Trust is something all leaders must earn over time and can be difficult to regain once lost. Unfortunately, anyone in a position of authority over other employees can behave in ways that make them feel disrespected, uninspired, resentful and disengaged from their work. Harboring these feelings at work inevitably causes a dip in productivity that can spread to the rest of the team.
How does broken trust in the workplace happen and what can employers do to prevent it?
For starters, everyone involved in the situation needs to realize that lack of trust between management and employees does not develop overnight. Behaviors repeated over time eventually become intolerable to employees to the point where resigning may feel like their only option.
Recognizing workplace behavior from bosses that alienate employees is the first step in resolving this troubling issue. While all bosses make lapses in judgment, the important thing is to look for patterns indicating something is seriously amiss. This will help HR understand why employees do not trust leaders.
Here are four patterns of behavior that cause employees to lose trust in their boss:
1. Not Keeping Promises
Leaders sometimes say things to motivate their employees that they do not really mean. For example, a boss may tell an employee that willingness to work overtime is the best way to get a promotion.
Although the boss might have meant it as a general statement, the employee could have taken it as a promise. That person then feels extremely let down after putting in hours of overtime several weeks in a row and not having the boss bring up the possibility of promotion. When leaders are not careful with their words too many times, it can lead to a lack of trust issues.
2. Inconsistency Between Words and Actions
Employees cannot thrive when their boss routinely displays unpredictable behavior. One example is a company that has a low tolerance for tardiness and absenteeism. All employees can read the policy in their handbooks and will notice when managers play favorites with who can bend the rules.
An atmosphere of overlooking or even rewarding poor behavior or performance while continually placing more responsibilities on the department’s hardest workers will only cause resentment and increase turnover. Leaders should always strive to express their expectations clearly to avoid any ambiguity. Employees quickly lose trust at work when those they report to say one thing and do another.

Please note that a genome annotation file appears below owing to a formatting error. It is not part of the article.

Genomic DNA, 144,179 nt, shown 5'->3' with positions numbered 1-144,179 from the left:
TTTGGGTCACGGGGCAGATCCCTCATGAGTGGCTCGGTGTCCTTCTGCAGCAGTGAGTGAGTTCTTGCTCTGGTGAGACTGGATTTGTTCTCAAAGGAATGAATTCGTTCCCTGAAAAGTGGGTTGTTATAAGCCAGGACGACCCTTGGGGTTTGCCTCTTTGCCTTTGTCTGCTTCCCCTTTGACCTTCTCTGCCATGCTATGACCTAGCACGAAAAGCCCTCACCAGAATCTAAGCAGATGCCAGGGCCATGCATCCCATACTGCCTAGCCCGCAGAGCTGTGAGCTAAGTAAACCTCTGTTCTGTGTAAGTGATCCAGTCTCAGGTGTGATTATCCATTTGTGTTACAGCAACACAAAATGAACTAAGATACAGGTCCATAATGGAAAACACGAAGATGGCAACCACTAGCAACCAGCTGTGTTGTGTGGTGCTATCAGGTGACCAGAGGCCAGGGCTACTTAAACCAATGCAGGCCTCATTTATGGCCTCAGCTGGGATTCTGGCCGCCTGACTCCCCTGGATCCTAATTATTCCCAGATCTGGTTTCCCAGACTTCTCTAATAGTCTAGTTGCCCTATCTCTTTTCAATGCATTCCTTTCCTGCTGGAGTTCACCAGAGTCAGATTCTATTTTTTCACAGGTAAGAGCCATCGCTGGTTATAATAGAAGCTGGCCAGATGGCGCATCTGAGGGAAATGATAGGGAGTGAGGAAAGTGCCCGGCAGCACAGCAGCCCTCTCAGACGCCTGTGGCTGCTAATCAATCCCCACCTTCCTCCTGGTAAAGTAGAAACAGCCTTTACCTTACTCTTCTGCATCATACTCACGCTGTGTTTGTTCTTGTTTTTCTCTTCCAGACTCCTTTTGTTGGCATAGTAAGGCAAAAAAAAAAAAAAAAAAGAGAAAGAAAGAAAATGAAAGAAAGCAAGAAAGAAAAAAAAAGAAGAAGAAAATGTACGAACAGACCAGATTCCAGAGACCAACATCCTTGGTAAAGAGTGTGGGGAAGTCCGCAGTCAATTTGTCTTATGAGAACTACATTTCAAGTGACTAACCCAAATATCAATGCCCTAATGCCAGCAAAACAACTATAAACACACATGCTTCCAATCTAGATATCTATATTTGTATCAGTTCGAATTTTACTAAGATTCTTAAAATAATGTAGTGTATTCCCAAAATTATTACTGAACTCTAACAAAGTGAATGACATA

3. My Way or the Highway Approach
A lack of trust at work can develop when a manager or supervisor insists that only they know the correct way to do things. However, everyone interacts tackles projects and prioritizes their workload in different ways. Although bosses sometimes need to have the final say, they should also respect individual preferences and working styles.
The best managers desire to have a greater understanding of the working style of each team member but may struggle to get to that point. Asking each team member to complete a personality inventory designed for the workplace can provide deep insights for leaders to consider. The results should allow the boss to play to the strengths of the team rather than resorting to dictating to them.
4. Leaders Giving Off an Air of Superiority
Sometimes receiving a promotion to leadership can make new bosses think they know more than they actually do. They may have been down-to-earth and approachable before the promotion, but employees now complain that their boss is an arrogant know-it-all. This does not happen intentionally in most situations. The person new to a leadership role may have their own anxieties and feel like they cannot let employees see them show any vulnerability, which is a mistake.
People need to feel like those they report to are human and can understand their struggles. Everyone makes mistakes, and leaders should not be afraid to admit when they got something wrong or just do not know the answer. Openness and humility go a long way with most people, even when a lack of trust between management and employees has already developed.
A better way for leaders to gain the respect of people they manage is to ask for their opinions on how to improve work processes around the office. Managers should then implement employee suggestions whenever feasible. This is an excellent way to boost morale since everyone appreciates knowing that what they do makes a difference.
Self-Awareness is the Key to Successful Leadership
Even the most well-intentioned leaders may display some of these behaviors at times. Making a commitment to ongoing self-evaluation is the best way for managers to learn from their mistakes and do better next time. This commitment also helps employers to retain high-quality workers.